Racial segregation on the rise in the United States

Updated: Feb 3

It has been almost 67 years since the landmark 1954 Brown vs Board of Education Supreme Court judgment that outlawed racial segregation in the United States. However, recently, it seems that the fight for equality is not yet over, as the media confronts the fact that segregated schools are not remnants of history.


For example, in Block highschool located in Catahoula Parish in Louisiana, one of the poorest parishes, there are teachers that are not certified that are teaching multiple subjects that they don't even know. Jonesville, where Block high school is located, is one of the poorest parts of Catahoula Parish. Nearly 70% of seniors are black and about 60% of the students do not go on to college after graduation.


However, 13 miles there is another school in the same school district that looks much different. Nearly 90% of the senior class are white and they perform better academically and enroll in college at a much higher rate. According to "Now This News", it said that there is a clear notable difference in how the school looks compared to Block highschool.


Dr. Belinda Davis, a public policy professor in education at Lousiana State University commented that many schools are economically segregated and that the entire school board at Catahoula Parish should be ashamed that they have a school in that district that is in that kind of shape.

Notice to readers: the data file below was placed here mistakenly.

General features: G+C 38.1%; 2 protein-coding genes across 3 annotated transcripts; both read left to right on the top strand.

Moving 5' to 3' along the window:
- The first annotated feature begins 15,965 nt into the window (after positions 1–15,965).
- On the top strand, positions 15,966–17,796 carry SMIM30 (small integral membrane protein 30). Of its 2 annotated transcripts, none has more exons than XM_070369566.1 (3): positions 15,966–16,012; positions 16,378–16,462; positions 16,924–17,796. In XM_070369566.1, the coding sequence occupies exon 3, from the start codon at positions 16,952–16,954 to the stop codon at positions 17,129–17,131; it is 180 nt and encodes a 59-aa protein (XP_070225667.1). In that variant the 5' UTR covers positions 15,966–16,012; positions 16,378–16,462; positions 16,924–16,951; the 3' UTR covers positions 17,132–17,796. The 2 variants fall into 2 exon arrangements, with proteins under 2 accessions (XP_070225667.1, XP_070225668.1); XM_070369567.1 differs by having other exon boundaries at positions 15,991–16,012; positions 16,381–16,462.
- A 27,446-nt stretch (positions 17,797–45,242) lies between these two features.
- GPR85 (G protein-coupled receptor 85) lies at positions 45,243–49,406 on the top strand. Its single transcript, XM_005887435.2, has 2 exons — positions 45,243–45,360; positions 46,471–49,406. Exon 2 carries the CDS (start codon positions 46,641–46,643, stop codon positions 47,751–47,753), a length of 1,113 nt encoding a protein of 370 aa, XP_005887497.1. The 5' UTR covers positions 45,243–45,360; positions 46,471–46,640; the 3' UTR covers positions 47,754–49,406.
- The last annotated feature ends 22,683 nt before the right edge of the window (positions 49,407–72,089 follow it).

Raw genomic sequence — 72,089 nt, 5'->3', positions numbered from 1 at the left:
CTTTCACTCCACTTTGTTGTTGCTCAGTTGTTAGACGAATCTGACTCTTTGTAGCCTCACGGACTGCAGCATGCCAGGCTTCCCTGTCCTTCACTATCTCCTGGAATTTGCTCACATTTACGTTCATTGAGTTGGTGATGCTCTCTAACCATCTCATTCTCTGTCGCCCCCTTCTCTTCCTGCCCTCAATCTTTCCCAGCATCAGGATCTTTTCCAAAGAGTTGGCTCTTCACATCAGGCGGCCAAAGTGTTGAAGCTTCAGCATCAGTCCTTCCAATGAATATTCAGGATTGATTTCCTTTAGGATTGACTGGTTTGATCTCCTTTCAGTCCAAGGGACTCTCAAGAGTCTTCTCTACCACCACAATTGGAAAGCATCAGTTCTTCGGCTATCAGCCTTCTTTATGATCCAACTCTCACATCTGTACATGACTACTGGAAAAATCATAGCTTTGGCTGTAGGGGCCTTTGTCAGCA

According to Tomiko Bloodsaw, a Block high school graduate who works as an account at a local sheriff's office, if you look at the school district budget shows how unequal education really is in Catahoula Parish. In Harrisburg, one school receives $20,000 CAD whereas, in Jonesville, Block highschool only receives approximately $7000 CAD.


It is not just in Catahoula Parish, multiple high schools in the countryside located in the southern United States has been also experiencing modern-day segregation. In a 2014 report, researcher John Kucsera from UCLA’s The Civil Rights Project details:


New York has the most segregated schools in the country: in 2009, black and Latino students in the state had the highest concentration in intensely-segregated public schools (less than 10% white enrollment), the lowest exposure to white students, and the most uneven distribution with white students across schools. Heavily impacting these state rankings is New York City, home to the largest and one of the most segregated public school systems in the nation.


The US is continuously experiencing a simultaneous rise in the percentages of racial minorities as well as an increase in multi- and bi-racial children. It has now come to a point where hundreds of schools in the United States are unofficially segregated.


“The school's black children attend today, in North and South, East and West, are segregated mostly because their schools are located in segregated neighborhoods,” explains Richard Rothstein, a researcher at the Economic Policy Institute.